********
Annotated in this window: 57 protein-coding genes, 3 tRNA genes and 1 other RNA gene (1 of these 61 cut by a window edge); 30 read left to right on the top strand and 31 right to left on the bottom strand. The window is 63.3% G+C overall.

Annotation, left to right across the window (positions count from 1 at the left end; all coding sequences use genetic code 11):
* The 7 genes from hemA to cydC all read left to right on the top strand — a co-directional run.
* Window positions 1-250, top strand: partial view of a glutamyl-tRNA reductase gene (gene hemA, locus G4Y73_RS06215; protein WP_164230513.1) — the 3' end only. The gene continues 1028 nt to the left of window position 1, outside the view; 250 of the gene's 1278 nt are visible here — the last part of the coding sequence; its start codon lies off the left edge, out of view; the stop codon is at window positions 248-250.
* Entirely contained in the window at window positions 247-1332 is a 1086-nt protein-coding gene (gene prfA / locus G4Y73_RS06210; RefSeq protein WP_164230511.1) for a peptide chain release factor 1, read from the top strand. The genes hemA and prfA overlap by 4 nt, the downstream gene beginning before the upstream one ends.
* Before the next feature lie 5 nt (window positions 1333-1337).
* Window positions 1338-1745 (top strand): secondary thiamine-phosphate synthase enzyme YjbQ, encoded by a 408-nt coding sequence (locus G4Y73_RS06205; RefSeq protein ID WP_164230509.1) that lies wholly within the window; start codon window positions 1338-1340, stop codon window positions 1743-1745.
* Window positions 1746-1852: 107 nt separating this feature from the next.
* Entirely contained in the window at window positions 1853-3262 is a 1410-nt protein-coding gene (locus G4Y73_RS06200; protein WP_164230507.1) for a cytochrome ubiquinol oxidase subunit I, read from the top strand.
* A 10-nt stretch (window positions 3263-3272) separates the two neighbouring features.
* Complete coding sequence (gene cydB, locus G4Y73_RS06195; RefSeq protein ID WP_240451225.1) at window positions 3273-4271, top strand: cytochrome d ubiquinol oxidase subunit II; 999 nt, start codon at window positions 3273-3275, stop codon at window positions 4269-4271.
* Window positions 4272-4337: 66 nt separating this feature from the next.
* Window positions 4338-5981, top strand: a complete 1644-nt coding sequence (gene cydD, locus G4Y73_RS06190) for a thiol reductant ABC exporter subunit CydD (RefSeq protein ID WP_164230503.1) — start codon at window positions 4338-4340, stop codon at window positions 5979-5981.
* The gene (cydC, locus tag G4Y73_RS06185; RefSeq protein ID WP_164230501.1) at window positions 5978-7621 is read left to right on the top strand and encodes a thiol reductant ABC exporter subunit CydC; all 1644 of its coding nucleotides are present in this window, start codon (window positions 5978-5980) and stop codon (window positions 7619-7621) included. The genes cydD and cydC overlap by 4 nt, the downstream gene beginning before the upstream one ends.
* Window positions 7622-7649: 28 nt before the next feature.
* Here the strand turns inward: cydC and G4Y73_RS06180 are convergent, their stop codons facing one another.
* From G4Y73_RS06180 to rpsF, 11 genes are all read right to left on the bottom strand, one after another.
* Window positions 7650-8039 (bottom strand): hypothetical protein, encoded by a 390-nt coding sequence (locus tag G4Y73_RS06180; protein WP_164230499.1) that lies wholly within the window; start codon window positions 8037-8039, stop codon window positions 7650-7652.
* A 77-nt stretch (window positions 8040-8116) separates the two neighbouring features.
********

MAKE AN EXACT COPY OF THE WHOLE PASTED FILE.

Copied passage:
Annotated in this window: 57 protein-coding genes, 3 tRNA genes and 1 other RNA gene (1 of these 61 cut by a window edge); 30 read left to right on the top strand and 31 right to left on the bottom strand. The window is 63.3% G+C overall.

Annotation, left to right across the window (positions count from 1 at the left end; all coding sequences use genetic code 11):
* The 7 genes from hemA to cydC all read left to right on the top strand — a co-directional run.
* Window positions 1-250, top strand: partial view of a glutamyl-tRNA reductase gene (gene hemA, locus G4Y73_RS06215; protein WP_164230513.1) — the 3' end only. The gene continues 1028 nt to the left of window position 1, outside the view; 250 of the gene's 1278 nt are visible here — the last part of the coding sequence; its start codon lies off the left edge, out of view; the stop codon is at window positions 248-250.
* Entirely contained in the window at window positions 247-1332 is a 1086-nt protein-coding gene (gene prfA / locus G4Y73_RS06210; RefSeq protein WP_164230511.1) for a peptide chain release factor 1, read from the top strand. The genes hemA and prfA overlap by 4 nt, the downstream gene beginning before the upstream one ends.
* Before the next feature lie 5 nt (window positions 1333-1337).
* Window positions 1338-1745 (top strand): secondary thiamine-phosphate synthase enzyme YjbQ, encoded by a 408-nt coding sequence (locus G4Y73_RS06205; RefSeq protein ID WP_164230509.1) that lies wholly within the window; start codon window positions 1338-1340, stop codon window positions 1743-1745.
* Window positions 1746-1852: 107 nt separating this feature from the next.
* Entirely contained in the window at window positions 1853-3262 is a 1410-nt protein-coding gene (locus G4Y73_RS06200; protein WP_164230507.1) for a cytochrome ubiquinol oxidase subunit I, read from the top strand.
* A 10-nt stretch (window positions 3263-3272) separates the two neighbouring features.
* Complete coding sequence (gene cydB, locus G4Y73_RS06195; RefSeq protein ID WP_240451225.1) at window positions 3273-4271, top strand: cytochrome d ubiquinol oxidase subunit II; 999 nt, start codon at window positions 3273-3275, stop codon at window positions 4269-4271.
* Window positions 4272-4337: 66 nt separating this feature from the next.
* Window positions 4338-5981, top strand: a complete 1644-nt coding sequence (gene cydD, locus G4Y73_RS06190) for a thiol reductant ABC exporter subunit CydD (RefSeq protein ID WP_164230503.1) — start codon at window positions 4338-4340, stop codon at window positions 5979-5981.
* The gene (cydC, locus tag G4Y73_RS06185; RefSeq protein ID WP_164230501.1) at window positions 5978-7621 is read left to right on the top strand and encodes a thiol reductant ABC exporter subunit CydC; all 1644 of its coding nucleotides are present in this window, start codon (window positions 5978-5980) and stop codon (window positions 7619-7621) included. The genes cydD and cydC overlap by 4 nt, the downstream gene beginning before the upstream one ends.
* Window positions 7622-7649: 28 nt before the next feature.
* Here the strand turns inward: cydC and G4Y73_RS06180 are convergent, their stop codons facing one another.
* From G4Y73_RS06180 to rpsF, 11 genes are all read right to left on the bottom strand, one after another.
* Window positions 7650-8039 (bottom strand): hypothetical protein, encoded by a 390-nt coding sequence (locus tag G4Y73_RS06180; protein WP_164230499.1) that lies wholly within the window; start codon window positions 8037-8039, stop codon window positions 7650-7652.
* A 77-nt stretch (window positions 8040-8116) separates the two neighbouring features.